See, Study Finds That Kindergarten is Too Easy
http://blogs.edweek.org/edweek/inside-school-research/2014/02/kindergarten_is_too_easy.html

Citation:

A more recent version of this article was published on [04-02-2014]
Academic Content, Student Learning, and the Persistence of Preschool Effects
1. Amy Claessens
1. University of Chicago
1. Mimi Engel
2. F. Chris Curran
1. Vanderbilt University
Abstract
Little research has examined the relationship between academic content coverage in kindergarten and student achievement. Using nationally representative data, we examine the association between reading and mathematics content coverage in kindergarten and student learning, both overall and for students who attended preschool, Head Start, or participated in other child care prior to kindergarten entry. We find that all children benefit from exposure to advanced content in reading and mathematics and that students do not benefit from basic content coverage. Interestingly, this is true regardless of whether they attended preschool, began kindergarten with more advanced skills, or are from families with low income. Policy implications are discussed.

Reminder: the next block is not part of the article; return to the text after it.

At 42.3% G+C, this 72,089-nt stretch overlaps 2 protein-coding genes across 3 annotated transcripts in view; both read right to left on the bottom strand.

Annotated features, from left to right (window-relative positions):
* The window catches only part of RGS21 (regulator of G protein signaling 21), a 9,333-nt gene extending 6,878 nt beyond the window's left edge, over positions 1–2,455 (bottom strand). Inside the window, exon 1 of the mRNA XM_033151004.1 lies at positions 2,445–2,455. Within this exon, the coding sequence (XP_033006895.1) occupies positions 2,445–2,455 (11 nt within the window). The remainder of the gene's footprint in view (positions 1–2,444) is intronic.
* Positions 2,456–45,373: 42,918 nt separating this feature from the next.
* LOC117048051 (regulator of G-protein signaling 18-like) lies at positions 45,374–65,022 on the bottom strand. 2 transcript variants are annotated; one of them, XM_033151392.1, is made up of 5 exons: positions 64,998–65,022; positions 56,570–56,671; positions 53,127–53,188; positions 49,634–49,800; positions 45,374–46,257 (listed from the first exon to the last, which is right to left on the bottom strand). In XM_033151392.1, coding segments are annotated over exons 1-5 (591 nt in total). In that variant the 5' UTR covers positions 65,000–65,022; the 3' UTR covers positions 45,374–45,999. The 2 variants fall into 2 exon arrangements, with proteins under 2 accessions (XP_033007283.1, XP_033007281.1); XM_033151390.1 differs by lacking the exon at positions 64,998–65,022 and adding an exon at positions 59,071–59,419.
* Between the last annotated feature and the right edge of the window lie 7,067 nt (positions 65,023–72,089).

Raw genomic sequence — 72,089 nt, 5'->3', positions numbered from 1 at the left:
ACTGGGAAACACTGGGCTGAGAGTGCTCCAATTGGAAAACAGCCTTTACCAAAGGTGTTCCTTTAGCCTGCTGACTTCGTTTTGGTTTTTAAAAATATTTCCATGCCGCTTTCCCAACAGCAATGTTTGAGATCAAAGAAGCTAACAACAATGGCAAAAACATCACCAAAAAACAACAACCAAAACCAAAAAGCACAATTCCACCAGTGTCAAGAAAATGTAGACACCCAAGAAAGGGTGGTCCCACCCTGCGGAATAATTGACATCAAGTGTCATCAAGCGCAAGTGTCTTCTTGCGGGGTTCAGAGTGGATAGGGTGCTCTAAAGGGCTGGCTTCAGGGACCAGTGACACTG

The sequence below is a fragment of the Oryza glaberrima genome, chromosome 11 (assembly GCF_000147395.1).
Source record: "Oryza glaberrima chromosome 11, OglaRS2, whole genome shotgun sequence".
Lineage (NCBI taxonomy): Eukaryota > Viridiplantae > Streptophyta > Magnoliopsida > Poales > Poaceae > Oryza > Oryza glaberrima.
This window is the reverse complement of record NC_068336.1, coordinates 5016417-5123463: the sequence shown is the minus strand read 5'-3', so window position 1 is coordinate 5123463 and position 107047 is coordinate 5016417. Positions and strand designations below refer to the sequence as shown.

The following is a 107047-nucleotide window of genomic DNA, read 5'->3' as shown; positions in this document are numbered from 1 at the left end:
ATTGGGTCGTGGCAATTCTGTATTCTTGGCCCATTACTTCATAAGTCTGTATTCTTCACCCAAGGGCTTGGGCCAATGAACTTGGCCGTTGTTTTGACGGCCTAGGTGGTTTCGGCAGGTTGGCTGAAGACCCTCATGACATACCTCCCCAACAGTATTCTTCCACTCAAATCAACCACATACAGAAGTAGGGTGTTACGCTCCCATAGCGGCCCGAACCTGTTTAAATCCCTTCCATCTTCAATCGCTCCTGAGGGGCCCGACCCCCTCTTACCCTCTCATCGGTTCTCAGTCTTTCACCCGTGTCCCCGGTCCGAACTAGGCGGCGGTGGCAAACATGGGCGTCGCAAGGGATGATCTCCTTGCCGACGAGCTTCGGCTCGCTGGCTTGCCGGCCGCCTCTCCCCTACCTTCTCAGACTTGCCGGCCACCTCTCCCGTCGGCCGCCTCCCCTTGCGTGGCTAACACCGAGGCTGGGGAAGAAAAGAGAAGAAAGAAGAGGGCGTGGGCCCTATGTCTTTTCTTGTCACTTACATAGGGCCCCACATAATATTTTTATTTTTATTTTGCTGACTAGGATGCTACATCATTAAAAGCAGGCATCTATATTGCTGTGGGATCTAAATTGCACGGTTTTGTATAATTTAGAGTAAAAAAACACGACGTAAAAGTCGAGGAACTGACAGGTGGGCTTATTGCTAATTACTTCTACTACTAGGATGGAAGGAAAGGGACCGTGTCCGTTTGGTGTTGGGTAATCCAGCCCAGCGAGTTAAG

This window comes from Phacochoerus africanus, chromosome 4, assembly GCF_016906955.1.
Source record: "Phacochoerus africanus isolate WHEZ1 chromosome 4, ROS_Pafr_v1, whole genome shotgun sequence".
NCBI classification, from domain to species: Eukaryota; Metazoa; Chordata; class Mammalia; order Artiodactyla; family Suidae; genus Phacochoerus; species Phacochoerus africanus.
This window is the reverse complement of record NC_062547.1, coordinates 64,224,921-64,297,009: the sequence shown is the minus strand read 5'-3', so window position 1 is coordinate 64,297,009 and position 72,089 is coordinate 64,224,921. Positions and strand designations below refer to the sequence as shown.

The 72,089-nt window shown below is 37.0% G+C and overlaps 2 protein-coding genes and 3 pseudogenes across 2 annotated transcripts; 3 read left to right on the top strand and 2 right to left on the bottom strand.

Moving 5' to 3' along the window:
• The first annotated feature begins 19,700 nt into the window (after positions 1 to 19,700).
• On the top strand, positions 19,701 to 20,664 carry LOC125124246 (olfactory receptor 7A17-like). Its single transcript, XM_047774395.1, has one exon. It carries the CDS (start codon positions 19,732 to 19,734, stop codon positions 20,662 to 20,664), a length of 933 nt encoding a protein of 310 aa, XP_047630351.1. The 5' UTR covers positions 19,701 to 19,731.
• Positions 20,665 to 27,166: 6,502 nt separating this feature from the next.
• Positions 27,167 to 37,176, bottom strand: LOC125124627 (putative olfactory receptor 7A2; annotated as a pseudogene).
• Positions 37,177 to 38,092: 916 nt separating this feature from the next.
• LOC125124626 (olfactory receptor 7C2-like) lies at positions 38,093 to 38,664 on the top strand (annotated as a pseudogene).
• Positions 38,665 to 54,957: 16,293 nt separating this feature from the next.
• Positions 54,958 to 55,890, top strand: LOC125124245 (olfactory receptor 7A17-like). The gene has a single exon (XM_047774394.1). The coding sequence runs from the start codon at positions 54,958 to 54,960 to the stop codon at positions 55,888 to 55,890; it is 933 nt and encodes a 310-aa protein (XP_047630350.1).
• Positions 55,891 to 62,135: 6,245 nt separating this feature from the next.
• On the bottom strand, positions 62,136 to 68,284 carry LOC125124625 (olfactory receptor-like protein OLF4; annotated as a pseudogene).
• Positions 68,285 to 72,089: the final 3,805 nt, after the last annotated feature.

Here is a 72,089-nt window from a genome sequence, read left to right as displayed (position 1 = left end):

academic content
student achievement
kindergarten
preschool
Article Notes
Received November 12, 2012.
Revision received August 20, 2013.
Accepted October 13, 2013.

Here is the press release from the University of Chicago:

More challenging content in kindergarten boosts later performance
By Wen Huang
MARCH 17, 2014
Children of all economic backgrounds could score bigger gains in math and reading if teachers introduced more advanced content in kindergarten, according to a new study from the Harris School of Public Policy Studies.